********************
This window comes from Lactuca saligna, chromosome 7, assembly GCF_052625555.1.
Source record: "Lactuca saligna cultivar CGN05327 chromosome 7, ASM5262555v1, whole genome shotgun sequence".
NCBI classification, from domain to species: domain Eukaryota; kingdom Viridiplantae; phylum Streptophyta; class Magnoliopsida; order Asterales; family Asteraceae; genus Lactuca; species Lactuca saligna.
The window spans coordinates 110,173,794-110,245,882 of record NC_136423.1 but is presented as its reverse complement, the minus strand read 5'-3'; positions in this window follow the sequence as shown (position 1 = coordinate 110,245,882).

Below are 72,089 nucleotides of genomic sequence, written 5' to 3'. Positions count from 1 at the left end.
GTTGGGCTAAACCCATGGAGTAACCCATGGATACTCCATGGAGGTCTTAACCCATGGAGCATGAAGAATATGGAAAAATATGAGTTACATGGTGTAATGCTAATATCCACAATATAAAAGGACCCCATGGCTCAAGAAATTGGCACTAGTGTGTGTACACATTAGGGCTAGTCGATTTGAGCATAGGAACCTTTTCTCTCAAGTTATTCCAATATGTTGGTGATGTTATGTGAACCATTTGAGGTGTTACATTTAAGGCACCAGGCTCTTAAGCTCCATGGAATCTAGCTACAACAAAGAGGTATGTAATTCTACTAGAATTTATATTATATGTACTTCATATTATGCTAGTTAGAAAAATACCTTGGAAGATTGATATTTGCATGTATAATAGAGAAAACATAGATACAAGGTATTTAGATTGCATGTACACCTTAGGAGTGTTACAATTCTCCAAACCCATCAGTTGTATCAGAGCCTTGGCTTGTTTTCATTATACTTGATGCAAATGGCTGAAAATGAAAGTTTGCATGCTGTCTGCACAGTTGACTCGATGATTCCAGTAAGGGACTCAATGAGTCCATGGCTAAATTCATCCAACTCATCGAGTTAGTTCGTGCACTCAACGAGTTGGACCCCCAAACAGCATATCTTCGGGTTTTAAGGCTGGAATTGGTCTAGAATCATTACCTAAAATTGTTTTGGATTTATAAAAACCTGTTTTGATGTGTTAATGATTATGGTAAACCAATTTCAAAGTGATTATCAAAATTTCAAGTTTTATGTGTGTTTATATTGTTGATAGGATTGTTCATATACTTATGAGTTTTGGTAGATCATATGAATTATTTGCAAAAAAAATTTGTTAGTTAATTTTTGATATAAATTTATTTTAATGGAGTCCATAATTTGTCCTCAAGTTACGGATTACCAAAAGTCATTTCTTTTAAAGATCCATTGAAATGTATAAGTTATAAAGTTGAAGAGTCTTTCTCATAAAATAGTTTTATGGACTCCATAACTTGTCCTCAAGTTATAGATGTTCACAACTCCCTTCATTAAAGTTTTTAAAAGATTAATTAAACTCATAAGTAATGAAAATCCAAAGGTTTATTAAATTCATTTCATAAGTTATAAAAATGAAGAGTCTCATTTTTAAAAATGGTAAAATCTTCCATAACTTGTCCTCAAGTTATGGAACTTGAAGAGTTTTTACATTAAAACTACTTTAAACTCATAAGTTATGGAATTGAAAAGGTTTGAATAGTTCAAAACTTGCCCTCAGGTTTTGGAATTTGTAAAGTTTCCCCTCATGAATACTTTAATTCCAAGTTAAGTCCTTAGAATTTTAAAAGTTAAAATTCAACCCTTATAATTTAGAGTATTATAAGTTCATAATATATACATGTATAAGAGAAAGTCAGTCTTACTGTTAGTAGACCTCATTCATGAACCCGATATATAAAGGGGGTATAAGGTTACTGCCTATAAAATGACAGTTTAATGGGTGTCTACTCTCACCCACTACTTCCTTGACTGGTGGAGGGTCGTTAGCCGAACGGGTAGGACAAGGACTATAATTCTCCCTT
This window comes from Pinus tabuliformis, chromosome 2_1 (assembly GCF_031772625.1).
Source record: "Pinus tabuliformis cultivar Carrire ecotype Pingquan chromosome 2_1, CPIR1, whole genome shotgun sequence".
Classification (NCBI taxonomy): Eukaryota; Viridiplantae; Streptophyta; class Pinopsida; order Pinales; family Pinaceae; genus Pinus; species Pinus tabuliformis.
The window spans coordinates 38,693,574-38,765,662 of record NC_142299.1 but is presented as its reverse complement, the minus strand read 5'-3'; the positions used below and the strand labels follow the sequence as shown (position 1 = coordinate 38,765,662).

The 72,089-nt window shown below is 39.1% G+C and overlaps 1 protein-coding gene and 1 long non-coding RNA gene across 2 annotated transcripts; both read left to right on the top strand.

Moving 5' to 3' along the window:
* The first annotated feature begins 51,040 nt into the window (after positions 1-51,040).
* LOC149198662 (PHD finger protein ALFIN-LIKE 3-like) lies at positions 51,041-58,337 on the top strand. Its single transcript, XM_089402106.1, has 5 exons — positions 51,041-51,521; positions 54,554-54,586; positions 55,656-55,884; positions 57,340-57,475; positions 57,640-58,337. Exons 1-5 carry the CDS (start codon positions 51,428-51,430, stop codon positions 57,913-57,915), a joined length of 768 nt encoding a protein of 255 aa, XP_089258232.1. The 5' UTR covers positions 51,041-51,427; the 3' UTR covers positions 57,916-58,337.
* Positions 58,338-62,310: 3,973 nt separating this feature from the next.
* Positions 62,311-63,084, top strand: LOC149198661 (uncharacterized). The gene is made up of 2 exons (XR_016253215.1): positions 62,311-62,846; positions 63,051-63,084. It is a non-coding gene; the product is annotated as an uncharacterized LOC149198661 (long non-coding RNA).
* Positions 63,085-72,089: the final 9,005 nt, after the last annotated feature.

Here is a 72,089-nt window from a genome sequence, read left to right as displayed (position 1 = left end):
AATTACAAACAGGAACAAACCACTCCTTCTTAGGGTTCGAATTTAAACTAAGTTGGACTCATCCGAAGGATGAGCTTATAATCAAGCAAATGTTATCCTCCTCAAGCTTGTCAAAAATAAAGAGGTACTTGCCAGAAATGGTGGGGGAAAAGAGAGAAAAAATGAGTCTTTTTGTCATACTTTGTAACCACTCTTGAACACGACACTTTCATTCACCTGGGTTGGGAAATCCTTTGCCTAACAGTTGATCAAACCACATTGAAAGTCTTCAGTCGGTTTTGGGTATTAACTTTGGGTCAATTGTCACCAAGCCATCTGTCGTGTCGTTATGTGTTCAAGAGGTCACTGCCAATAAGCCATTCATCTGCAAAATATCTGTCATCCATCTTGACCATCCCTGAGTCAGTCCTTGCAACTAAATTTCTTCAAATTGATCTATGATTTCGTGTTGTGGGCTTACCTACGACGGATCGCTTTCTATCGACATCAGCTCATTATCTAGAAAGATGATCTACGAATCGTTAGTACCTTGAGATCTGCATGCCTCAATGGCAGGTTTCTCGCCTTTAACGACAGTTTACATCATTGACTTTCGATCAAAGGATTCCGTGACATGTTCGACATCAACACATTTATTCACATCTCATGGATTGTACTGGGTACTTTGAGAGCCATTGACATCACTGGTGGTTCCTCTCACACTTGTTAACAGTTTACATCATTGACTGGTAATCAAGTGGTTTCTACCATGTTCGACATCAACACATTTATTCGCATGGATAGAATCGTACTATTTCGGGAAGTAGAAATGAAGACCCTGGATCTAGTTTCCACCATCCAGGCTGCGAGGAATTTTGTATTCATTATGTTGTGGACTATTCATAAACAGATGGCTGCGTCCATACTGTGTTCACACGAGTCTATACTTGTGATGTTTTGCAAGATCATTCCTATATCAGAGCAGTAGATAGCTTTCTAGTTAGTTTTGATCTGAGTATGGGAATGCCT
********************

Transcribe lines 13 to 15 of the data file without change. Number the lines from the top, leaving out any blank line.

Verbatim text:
* The first annotated feature begins 51,040 nt into the window (after positions 1-51,040).
* LOC149198662 (PHD finger protein ALFIN-LIKE 3-like) lies at positions 51,041-58,337 on the top strand. Its single transcript, XM_089402106.1, has 5 exons — positions 51,041-51,521; positions 54,554-54,586; positions 55,656-55,884; positions 57,340-57,475; positions 57,640-58,337. Exons 1-5 carry the CDS (start codon positions 51,428-51,430, stop codon positions 57,913-57,915), a joined length of 768 nt encoding a protein of 255 aa, XP_089258232.1. The 5' UTR covers positions 51,041-51,427; the 3' UTR covers positions 57,916-58,337.
* Positions 58,338-62,310: 3,973 nt separating this feature from the next.